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From what I'm seeing so far, it's a basic refinance for 5 years to current market prices to help balance bills. So far the details aren't done yet but it sounds like those that got and gave bad loans (McMansions, considerably larger value homes then income). So I'm not sure yet about the whole deal, there are a lot of things that need to be penned out like who qualifies and how. It's a good option for those who invested into their homes and then lost their job or had payments hiked.
It'll be interesting to see how this goes to say the least but with so many who have already lost their homes it's hard to think that this will help now. I'm glad I bought condo.
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Old 02-19-2009, 06:51 AM #15
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saying that wealth doesn't "exist" because it's based on valuation is an ex post-facto argument.
Do you actually have a point, or are you just arguing semantics? I can't tell. As far as I'm concerned, everyone involved here, basically made bad decisions. As someone said early, NOTHING continually goes up, and ignorance to this concept does not grant immunity. People had their mortgage brokers artificially creating them wealth on the notion that housing prices would continue to rise, and they went right along with it. Usually if something is too good to be true...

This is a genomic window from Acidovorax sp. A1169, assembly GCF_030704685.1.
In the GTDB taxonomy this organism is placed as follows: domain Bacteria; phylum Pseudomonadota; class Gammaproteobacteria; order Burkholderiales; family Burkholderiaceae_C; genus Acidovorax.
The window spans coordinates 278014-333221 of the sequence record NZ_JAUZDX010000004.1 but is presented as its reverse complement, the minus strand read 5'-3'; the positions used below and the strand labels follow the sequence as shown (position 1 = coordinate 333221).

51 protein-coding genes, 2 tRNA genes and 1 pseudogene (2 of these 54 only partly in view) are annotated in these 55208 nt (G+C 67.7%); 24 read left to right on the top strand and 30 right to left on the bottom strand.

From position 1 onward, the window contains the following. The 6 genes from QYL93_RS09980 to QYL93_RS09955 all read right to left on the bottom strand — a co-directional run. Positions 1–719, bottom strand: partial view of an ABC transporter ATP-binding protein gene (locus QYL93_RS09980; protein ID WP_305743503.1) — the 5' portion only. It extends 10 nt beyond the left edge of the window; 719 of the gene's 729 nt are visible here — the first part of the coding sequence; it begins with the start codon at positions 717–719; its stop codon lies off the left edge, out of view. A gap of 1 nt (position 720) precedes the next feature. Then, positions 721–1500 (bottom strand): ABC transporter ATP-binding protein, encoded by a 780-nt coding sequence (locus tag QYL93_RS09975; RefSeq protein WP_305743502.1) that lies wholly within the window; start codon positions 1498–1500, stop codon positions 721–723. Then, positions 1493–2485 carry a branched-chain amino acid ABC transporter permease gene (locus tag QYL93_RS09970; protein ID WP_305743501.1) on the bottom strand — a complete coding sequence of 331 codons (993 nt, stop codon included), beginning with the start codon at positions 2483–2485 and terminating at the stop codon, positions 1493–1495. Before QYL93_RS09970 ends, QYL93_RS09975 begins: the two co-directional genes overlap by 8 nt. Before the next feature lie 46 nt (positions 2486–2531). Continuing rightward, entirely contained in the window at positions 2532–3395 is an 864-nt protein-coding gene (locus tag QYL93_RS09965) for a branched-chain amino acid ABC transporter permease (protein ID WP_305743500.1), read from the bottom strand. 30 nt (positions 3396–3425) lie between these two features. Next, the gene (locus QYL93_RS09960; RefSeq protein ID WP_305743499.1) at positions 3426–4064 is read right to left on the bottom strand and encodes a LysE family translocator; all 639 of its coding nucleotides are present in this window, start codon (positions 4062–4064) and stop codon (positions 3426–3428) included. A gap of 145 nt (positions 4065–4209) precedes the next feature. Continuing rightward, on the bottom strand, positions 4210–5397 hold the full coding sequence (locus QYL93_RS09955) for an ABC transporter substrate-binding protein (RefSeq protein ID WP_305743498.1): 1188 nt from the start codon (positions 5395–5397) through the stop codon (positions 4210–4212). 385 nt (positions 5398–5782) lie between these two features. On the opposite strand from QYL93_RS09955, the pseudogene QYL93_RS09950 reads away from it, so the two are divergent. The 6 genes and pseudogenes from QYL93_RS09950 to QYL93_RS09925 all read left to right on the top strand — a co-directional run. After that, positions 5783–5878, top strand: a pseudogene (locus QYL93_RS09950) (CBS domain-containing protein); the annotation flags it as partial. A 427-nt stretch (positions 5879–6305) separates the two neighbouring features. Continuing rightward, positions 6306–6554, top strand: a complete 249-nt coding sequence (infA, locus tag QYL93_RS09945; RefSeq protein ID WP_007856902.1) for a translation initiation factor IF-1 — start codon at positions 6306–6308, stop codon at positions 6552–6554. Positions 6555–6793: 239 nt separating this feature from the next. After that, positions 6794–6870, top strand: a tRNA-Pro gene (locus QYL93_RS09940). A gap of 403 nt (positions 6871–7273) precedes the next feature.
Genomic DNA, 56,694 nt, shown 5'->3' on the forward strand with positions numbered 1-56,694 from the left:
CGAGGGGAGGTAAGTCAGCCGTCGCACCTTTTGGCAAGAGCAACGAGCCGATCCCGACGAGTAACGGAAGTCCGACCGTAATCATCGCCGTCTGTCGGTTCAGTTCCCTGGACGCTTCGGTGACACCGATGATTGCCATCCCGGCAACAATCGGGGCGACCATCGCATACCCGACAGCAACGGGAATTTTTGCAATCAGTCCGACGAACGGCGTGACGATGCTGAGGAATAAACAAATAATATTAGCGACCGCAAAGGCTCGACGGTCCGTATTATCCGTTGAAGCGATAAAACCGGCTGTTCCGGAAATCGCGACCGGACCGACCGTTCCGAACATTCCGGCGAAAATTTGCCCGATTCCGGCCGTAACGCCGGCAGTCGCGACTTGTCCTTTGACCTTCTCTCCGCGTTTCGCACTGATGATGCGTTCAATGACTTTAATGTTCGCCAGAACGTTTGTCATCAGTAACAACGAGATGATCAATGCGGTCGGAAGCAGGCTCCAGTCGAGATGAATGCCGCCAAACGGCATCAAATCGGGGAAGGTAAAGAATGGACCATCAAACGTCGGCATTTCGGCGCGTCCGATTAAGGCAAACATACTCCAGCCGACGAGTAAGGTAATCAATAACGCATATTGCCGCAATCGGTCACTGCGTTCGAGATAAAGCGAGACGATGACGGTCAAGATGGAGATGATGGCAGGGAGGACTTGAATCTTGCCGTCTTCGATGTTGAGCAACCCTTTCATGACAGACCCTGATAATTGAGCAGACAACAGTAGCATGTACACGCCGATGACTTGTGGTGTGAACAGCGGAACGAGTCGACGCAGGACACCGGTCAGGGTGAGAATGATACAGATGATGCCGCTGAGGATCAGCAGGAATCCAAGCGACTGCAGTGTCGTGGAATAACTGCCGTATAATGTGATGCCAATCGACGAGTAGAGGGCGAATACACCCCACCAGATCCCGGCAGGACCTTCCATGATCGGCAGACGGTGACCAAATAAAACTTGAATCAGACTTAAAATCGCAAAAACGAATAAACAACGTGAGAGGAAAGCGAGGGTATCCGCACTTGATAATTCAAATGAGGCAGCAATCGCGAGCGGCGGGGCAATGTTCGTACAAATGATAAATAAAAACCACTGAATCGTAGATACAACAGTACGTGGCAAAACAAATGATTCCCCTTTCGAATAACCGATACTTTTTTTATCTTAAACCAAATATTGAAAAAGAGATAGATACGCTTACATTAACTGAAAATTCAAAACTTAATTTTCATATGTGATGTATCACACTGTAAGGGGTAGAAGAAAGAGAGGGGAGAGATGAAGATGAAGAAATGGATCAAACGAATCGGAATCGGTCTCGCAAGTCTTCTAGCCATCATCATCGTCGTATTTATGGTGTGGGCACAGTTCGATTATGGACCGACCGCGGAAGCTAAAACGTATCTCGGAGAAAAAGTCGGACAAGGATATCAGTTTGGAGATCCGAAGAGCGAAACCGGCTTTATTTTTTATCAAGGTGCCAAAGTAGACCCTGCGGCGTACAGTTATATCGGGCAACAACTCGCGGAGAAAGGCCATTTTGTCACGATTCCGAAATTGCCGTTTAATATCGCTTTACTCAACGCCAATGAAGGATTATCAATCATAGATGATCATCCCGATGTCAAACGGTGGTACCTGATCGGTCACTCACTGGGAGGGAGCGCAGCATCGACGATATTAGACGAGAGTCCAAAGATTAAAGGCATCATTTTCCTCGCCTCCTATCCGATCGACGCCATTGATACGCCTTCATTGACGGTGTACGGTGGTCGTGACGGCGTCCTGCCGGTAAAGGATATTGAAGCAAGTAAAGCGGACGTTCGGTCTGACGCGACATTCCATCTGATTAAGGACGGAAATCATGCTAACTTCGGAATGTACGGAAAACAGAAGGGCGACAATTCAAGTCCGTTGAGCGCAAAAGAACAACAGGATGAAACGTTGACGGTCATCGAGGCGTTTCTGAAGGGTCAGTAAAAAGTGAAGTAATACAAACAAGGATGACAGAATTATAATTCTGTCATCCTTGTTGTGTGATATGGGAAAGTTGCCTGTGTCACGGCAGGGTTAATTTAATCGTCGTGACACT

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Old 02-19-2009, 08:13 AM #16
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Do you actually have a point, or are you just arguing semantics? I can't tell. As far as I'm concerned, everyone involved here, basically made bad decisions. As someone said early, NOTHING continually goes up, and ignorance to this concept does not grant immunity. People had their mortgage brokers artificially creating them wealth on the notion that housing prices would continue to rise, and they went right along with it. Usually if something is too good to be true...
What I'm saying is that not many people knew the housing bubble would burst. Those who did didn't know the timing or scale. Whilenothing rises forever it doesn't mean that someone would think they would plummet. Also GDP rises pretty constantly almost parabolically due to tech advances.
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Old 02-19-2009, 08:24 AM #17
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I hate it. Somewhere, sometime, somehow, there have to be consequences for making horrible decisions, or people are just going to keep making them. People can't always be dependent on their government to save them from the stupid things they do. Anybody who bought a house they couldn't afford and got a loan without reading and understanding the terms got what they deserved when it all came tumbling down.

It's time for us to stop rewarding irresponsibility and punishing success and financial discipline.
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Old 02-19-2009, 08:28 AM #18
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this is a huge chart, sorry if it margin rapes anyone. However, going forward in this debate, I think it would be best if everyone has a standard by which to judge home values, therefore eliminating any "I think X" or "I'm not sure, but I believe Y" about a trend in home values.